Revamping History (because everything old is chic, again)

In the latter half of this decade, we’ve seen vintage make a comeback – from pocket watches to fireplaces, it’s all “in” again. The hospitality industry has kept up with the trend by revamping old buildings and making them hubs where the classical and post-modern amalgamate to form something eclectic, attractive and of course, highly successful!

India is a pioneer of sorts when it comes to this trend with incredible hotels like the Rajmahal Palace in Jaipur, Haveli Dharampura in Delhi, Bhanwar Niwas a Rampuria Heweli in Bikaner and the Gem Palace in Jaipur. While all of these hotels have retained and accentuated their royal history, there are smaller hotels all over the world that have renovated old fire stations, monuments, etc. for end results that are wackier while still holding onto their old-world charm and vintage elements.

As explored above, there are many new and exciting opportunities arising in the hotel world, especially when it comes to designing them. There are two options that designers have here – either stick exclusively to the newer trends of minimalism, technology et all or find a way to coalesce them into a blend of new-age and old-school. And now as an end note, I’d like to say, moving into the future, trends are aplenty and innovation is endless. It’s up to us – Do we keep up? Or fall, slowly but surely, behind?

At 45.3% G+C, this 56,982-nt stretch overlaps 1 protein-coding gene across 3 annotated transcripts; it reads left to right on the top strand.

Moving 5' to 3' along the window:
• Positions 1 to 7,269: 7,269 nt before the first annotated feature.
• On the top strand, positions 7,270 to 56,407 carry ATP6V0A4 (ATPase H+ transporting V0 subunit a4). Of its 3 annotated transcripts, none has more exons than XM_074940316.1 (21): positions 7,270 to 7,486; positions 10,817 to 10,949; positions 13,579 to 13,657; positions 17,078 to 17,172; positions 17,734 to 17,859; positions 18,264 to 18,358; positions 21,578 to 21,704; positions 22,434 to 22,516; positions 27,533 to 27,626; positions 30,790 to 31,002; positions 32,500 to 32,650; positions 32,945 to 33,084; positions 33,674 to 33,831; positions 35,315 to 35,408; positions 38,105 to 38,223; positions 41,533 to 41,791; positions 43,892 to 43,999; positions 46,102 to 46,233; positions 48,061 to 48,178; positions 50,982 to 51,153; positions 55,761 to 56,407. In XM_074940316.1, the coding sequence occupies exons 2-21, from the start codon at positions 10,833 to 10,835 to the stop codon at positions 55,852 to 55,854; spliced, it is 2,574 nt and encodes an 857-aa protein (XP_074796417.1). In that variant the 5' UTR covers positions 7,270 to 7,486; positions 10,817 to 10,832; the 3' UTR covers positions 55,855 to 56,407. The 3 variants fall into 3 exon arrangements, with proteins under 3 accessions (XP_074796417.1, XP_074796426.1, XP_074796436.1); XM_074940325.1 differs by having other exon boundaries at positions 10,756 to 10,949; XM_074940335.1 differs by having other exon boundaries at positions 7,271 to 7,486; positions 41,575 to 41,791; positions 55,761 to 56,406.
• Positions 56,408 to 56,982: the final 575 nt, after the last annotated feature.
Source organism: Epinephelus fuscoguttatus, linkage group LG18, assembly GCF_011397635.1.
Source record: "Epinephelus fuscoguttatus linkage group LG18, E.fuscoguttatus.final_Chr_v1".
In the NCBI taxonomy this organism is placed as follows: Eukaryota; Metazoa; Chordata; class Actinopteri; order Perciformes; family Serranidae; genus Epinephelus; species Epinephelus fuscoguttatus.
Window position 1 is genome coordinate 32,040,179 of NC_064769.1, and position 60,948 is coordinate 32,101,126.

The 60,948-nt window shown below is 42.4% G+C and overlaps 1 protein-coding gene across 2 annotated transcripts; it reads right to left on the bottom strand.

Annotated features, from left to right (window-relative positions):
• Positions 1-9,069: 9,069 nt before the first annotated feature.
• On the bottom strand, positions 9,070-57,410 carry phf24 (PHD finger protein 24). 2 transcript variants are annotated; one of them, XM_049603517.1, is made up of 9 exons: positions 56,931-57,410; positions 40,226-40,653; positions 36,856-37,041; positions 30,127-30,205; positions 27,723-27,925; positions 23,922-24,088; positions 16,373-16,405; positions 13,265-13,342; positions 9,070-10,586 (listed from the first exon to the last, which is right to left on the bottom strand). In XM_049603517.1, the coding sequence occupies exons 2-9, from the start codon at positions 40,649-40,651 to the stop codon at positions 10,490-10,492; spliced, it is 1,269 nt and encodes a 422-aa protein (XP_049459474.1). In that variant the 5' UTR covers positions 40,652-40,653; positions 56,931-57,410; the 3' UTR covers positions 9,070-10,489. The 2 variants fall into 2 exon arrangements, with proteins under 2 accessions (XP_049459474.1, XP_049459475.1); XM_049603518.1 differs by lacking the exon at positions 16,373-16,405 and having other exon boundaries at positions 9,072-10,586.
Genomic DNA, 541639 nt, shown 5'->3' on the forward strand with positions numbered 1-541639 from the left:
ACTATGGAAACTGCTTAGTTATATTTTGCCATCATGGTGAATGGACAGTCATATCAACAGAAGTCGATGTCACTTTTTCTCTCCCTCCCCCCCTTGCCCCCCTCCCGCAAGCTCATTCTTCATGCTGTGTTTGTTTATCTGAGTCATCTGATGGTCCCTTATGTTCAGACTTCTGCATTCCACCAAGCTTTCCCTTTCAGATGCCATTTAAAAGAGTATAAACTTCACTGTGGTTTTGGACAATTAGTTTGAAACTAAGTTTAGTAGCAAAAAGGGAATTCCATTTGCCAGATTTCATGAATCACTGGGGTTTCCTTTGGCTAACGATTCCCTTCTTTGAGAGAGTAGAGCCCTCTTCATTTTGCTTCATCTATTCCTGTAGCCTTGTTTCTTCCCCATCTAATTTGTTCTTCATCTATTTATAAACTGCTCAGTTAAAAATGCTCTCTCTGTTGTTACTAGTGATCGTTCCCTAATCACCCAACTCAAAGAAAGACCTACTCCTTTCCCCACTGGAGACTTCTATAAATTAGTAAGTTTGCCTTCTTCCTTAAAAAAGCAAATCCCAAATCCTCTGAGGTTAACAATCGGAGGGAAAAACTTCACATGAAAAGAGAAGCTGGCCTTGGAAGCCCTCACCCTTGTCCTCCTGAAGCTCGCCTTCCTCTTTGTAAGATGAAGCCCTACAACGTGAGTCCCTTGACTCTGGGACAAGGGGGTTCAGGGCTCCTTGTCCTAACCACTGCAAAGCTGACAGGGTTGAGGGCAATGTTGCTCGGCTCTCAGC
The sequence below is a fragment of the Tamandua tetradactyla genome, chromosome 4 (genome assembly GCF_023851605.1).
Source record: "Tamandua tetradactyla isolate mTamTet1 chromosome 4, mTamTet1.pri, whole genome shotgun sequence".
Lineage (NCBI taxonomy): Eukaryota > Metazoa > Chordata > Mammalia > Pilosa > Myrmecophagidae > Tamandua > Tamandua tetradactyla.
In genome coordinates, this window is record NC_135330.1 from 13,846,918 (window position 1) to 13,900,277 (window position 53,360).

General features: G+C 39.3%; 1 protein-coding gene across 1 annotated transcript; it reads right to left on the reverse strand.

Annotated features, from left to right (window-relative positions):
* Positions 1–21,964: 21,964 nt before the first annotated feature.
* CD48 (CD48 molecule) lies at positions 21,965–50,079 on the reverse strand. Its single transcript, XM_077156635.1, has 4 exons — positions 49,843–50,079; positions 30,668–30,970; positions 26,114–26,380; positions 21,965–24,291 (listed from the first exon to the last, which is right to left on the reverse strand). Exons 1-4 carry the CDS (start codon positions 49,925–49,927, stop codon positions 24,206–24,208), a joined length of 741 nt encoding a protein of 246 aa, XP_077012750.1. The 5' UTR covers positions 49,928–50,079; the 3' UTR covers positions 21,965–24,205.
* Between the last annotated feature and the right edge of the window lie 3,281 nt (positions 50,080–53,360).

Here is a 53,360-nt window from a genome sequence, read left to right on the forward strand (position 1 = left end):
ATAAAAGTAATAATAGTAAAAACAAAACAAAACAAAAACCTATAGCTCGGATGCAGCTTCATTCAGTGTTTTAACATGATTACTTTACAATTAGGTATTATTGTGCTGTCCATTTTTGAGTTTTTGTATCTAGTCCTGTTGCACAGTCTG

Ram Gupta is a hotel management graduate. He is a certified Hotel Administrator from U.S. and MIH from U.K. He has over 40 years of sound experience in the Hospitality industry in India, Dubai, U.K, Europe and Japan and is well versed with all areas of business including acquisitions, mergers, joint ventures, diversification, strategic planning, development and operations. He has been associated with over two dozen luxury and boutique hotel projects and has launched two hotel chains in India. He is currently an independent hotel consultant and could be contacted at Website: